A suicide pact between two depressed men is the basis of Jerrod Carmichael’s off-kilter comedy

On The Count Of three

Source: Courtesy of the Sundance Institute

‘On The Count Of Three’

Dir: Jerrod Carmichael. USA. 2020. 87 mins

Two friends at rock bottom, played by Christopher Abbott and director Jerrod Carmichael, strike a suicide pact, but decide to spend one final day together before they pull the trigger on the agreement. What follows is an aimless round of score-settling, punctuated by moments of astringently revealing tragicomic dialogue. It’s less a bromance, more a consensual bro each other’s heads off kind of deal.

A bold debut which establishes Carmichael as a director to watch

While the premise of the feature debut from actor and comedian Carmichael might seem crass for a comedy, there’s an unexpected soulfulness in the execution. This is not a film which minimises the pain of depression or the impulse to end it all. Bruises, both physical and mental, are on show throughout. It’s an approach which might come at the expense of some of the humour – the comedy evokes bittersweet grimaces rather than belly laughs – but does make for a satisfying study of male friendship.

Carmichael’s profile as a comedian will be a selling point for this meandering indie, as will the involvement of Abbott, who, following his slippery performance in last year’s Possessor, is shaping up to be one of the more intriguing and versatile acting talents currently working. The film should go on to achieve a healthy festival run, and will likely appeal to streaming platforms and indie distributors. Ultimately, the film’s willingness to confront the darkest of dark places might limit its breakthrough potential, but it’s a bold debut which establishes Carmichael as a director to watch.

Abbott plays Kevin, peroxided and wounded and, at the start of the film, hospitalised following a recent suicide attempt. His is the kind of depression which floods through him in power surges of anger, making it tricky to convince the doctor that he is no longer a risk to himself. All clenched muscles and forced positivity, he claims to feel bad about taking up a room when someone else might need it more. She isn’t buying it. His mask drops. “Why are you so obsessed with keeping everyone alive?” He argues that anyone who spent more than a minute in his head would realise that all life is not, in fact, precious.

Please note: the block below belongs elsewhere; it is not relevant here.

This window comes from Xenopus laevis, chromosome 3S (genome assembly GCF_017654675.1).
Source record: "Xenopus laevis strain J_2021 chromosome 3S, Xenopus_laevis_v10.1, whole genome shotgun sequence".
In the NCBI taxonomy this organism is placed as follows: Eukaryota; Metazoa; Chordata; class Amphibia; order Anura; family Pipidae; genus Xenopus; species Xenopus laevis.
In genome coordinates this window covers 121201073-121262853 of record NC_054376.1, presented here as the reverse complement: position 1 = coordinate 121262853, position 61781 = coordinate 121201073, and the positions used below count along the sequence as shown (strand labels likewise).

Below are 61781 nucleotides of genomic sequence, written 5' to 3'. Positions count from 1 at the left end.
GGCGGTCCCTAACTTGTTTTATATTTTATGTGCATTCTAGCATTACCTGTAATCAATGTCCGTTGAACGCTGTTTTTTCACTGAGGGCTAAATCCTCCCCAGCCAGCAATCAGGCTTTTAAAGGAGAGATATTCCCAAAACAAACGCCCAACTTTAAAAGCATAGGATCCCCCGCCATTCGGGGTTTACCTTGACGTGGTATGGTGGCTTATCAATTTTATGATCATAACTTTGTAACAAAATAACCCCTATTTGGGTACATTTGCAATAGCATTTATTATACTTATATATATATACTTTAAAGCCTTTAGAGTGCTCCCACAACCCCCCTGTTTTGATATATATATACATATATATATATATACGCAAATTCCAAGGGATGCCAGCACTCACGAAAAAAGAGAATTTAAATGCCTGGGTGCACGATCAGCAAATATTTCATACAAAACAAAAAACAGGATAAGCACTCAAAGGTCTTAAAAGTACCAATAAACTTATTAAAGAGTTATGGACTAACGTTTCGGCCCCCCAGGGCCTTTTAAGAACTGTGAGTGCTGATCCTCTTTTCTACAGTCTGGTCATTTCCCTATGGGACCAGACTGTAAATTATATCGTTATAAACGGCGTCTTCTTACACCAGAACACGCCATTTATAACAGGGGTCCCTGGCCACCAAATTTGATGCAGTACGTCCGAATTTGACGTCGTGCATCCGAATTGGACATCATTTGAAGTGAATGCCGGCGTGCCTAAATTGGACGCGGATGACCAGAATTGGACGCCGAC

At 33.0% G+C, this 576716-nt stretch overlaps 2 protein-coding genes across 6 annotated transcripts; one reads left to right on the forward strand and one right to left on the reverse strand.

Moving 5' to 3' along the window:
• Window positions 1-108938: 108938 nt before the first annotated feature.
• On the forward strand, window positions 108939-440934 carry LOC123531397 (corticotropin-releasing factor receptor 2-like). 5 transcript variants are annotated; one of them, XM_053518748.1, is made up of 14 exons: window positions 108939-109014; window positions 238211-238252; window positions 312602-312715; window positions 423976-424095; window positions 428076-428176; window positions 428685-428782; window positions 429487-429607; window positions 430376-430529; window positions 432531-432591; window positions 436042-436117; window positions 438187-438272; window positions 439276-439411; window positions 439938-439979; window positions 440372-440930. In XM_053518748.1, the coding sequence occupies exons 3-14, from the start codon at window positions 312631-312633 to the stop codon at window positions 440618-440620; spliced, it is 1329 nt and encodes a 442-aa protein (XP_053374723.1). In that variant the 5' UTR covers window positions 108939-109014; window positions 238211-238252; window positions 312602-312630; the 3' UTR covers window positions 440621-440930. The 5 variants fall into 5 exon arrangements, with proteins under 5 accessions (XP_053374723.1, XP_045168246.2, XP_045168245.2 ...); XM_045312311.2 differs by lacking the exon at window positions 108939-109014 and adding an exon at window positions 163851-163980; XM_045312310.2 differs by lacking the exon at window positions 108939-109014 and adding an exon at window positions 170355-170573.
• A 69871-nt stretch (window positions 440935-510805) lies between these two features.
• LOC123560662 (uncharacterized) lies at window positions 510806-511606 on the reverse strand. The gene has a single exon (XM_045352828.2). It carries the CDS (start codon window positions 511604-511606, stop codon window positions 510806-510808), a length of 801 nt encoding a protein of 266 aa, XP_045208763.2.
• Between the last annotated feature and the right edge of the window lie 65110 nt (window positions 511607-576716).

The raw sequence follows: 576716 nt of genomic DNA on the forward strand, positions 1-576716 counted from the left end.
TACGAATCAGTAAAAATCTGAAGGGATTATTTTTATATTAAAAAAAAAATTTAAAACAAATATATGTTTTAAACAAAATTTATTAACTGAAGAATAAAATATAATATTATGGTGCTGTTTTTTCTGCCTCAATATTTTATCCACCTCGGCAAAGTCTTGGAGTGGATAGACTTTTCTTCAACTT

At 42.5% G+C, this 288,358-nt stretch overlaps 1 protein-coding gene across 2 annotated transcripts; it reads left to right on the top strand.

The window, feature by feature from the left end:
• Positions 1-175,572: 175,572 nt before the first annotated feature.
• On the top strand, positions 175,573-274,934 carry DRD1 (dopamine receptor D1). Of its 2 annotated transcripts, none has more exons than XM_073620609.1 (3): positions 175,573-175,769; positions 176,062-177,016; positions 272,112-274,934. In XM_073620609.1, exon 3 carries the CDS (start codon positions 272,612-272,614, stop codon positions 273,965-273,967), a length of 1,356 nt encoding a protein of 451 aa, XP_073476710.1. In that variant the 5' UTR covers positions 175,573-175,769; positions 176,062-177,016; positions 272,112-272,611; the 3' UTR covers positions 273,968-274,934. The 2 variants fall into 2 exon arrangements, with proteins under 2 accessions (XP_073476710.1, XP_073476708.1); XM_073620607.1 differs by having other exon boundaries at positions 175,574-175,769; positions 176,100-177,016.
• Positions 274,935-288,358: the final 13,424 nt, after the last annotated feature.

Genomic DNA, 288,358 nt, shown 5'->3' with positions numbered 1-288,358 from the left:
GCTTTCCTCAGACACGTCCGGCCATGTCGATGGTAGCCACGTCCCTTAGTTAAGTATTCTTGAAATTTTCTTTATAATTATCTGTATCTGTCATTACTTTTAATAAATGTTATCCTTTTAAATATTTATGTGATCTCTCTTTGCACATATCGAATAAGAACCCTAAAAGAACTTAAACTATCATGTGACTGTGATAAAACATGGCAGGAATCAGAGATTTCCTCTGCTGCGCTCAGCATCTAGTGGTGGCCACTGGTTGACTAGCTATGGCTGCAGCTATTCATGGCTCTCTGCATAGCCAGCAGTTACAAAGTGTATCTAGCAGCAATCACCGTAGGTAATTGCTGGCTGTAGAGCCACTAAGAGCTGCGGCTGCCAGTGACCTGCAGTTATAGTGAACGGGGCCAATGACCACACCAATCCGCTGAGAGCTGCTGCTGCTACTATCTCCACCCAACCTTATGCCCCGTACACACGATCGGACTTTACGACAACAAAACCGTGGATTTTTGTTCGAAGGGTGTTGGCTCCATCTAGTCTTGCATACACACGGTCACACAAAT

Val (Carmichael) smokes his first cigarette of the day when he is barely awake, his hunched shoulders silhouetted against the oily light of another inevitable morning. On the soundtrack, the rippling perkiness of ‘Love You’ by The Free Design is a counterintuitive choice but an interesting one. It feels almost as if the music is mocking him. Stony faced, Val goes through the motions at his job; it’s the news of a promotion, which places him in charge of mulch and gravel, which pushes him over the edge. There’s a bleak absurdity to a scene in the company bathroom in which Val fashions a makeshift noose, while outside his chipper colleague sings Travis Tritt’s ’It’s A Great Day To Be Alive’. Carmichael has a knack for passive aggressive music choices.

A more obvious film would have shown the friends’ final day as a riot of hedonism and hilarity resulting in a rekindled love of life. But Carmichael is at pains not to depict depression as something that can be ‘cured’ by just getting out there and having some fun. Instead, he excavates the buried traumas in both lives, solidifying the bond which links these men. But throughout, or at least until a slight ragged ending, there’s a careful balance between the pain, and the spikes of humour and release. The effect of being in possession of a gun on the hitherto firearm-phobic Kevin is a particularly rich source of comedy.

The picture’s ending might be divisive: suicide, whether or not it is successful, is an understandably charged subject. But it’s fair to say that this is a film which is not lacking the courage of its convictions.

Production company: Valparaiso Pictures, Werner Entertainment

International Sales: UTA Independent Film Group schwartz-wrightm@unitedtalent.com

Producers: David Carrico, Adam Paulsen, Tom Werner, Jake Densen, Ari Katcher, Jimmy Price

Screenplay: Ari Katcher, Ryan Welch

Editing: Tom Eagles

Cinematography: Marshall Adams

Music: Owen Pallett

Main cast: Jerrod Carmichael, Christopher Abbott, Tiffany Haddish, J.B. Smoove, Lavell Crawford